This publication is provided for general information purposes only. The information provided is not intended to be financial advice. The information provided is given in good faith and has been prepared from sources believed to be accurate and complete as at the date of issue, but such information may be subject to change. Past performance is not indicative of future results and no representation is made regarding future performance of the Funds.  No person guarantees the performance of any funds managed by Harbour Asset Management Limited.

Harbour Asset Management Limited (Harbour) is the issuer of the Harbour Investment Funds. A copy of the Product Disclosure Statement is available at Harbour is also the issuer of Hunter Investment Funds (Hunter). A copy of the relevant Product Disclosure Statement is available at Please find our quarterly Fund updates, which contain returns and total fees during the previous year on those Harbour and Hunter websites. Harbour also manages wholesale unit trusts.  To invest as a wholesale investor, investors must fit the criteria as set out in the Financial Markets Conduct Act 2013.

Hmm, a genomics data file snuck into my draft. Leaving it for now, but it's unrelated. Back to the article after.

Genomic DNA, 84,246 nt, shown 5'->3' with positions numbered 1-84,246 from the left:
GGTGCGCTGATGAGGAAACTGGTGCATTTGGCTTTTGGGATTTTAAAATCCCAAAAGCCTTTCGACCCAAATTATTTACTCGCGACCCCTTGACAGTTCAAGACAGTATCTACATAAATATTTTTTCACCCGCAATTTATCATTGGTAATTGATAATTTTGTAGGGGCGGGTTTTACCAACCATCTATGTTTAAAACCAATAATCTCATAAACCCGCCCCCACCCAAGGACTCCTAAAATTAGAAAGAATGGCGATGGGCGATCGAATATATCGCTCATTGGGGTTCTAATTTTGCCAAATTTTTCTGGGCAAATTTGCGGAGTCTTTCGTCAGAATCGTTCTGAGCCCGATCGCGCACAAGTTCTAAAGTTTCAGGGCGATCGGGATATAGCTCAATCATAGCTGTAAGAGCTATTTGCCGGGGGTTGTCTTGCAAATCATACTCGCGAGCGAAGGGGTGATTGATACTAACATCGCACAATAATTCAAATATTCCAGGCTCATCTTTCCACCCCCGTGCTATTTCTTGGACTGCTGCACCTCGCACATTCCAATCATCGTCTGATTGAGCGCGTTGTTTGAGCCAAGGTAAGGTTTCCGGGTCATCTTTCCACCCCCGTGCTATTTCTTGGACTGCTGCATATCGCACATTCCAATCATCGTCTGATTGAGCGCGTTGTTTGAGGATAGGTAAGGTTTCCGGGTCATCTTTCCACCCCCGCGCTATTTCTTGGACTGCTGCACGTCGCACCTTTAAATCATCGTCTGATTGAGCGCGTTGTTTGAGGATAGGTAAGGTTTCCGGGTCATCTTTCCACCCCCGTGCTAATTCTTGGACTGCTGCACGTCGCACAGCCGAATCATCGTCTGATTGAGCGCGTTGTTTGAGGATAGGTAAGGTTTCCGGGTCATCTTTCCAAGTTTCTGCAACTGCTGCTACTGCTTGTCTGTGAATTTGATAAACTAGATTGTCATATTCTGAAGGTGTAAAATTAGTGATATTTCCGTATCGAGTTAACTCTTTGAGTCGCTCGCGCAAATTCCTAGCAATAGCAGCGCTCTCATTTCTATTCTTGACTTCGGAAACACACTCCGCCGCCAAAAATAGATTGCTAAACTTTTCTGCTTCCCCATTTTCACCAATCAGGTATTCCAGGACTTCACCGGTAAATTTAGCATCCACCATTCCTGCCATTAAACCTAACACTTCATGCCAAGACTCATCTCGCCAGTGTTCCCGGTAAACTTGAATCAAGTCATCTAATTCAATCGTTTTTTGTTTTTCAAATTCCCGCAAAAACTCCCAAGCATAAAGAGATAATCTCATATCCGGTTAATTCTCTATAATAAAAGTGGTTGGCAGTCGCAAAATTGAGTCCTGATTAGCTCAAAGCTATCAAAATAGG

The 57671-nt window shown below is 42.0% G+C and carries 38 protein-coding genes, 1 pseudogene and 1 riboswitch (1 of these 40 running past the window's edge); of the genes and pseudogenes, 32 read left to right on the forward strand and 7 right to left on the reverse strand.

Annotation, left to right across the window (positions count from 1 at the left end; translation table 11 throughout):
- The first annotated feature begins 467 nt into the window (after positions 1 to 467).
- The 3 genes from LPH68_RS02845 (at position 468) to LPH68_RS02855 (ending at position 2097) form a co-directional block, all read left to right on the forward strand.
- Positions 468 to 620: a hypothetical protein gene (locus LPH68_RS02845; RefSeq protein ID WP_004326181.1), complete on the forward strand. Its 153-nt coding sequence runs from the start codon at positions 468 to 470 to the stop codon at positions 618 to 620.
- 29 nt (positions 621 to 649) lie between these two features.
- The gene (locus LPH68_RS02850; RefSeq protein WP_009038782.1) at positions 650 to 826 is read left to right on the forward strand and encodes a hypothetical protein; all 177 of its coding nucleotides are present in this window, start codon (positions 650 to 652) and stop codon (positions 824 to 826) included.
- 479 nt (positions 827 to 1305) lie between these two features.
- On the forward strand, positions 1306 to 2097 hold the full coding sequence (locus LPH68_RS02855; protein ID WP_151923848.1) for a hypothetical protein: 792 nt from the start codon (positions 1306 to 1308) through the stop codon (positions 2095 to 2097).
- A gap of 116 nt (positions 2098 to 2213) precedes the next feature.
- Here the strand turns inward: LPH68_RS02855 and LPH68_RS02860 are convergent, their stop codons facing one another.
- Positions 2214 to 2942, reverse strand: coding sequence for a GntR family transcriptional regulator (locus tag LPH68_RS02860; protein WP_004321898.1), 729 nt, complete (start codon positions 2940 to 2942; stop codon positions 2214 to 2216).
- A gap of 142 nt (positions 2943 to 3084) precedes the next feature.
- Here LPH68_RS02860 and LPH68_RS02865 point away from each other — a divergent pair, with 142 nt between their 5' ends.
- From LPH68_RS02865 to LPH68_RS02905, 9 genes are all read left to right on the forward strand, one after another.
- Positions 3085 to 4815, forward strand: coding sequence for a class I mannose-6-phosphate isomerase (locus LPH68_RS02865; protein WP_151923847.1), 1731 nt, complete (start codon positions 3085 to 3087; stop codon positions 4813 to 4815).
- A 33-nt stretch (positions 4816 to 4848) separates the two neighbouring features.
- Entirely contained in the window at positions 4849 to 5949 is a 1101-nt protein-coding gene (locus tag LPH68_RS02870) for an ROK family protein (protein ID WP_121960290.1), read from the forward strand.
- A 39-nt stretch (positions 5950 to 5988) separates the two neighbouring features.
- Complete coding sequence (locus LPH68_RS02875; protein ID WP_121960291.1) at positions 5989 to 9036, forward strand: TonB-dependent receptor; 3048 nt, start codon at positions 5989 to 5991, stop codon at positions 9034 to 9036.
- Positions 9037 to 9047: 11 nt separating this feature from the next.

[1] Voices of Aotearoa: Demand for Ethical Investment in New Zealand 2023.  Responsible Investment Association Australasia, Mindful Money.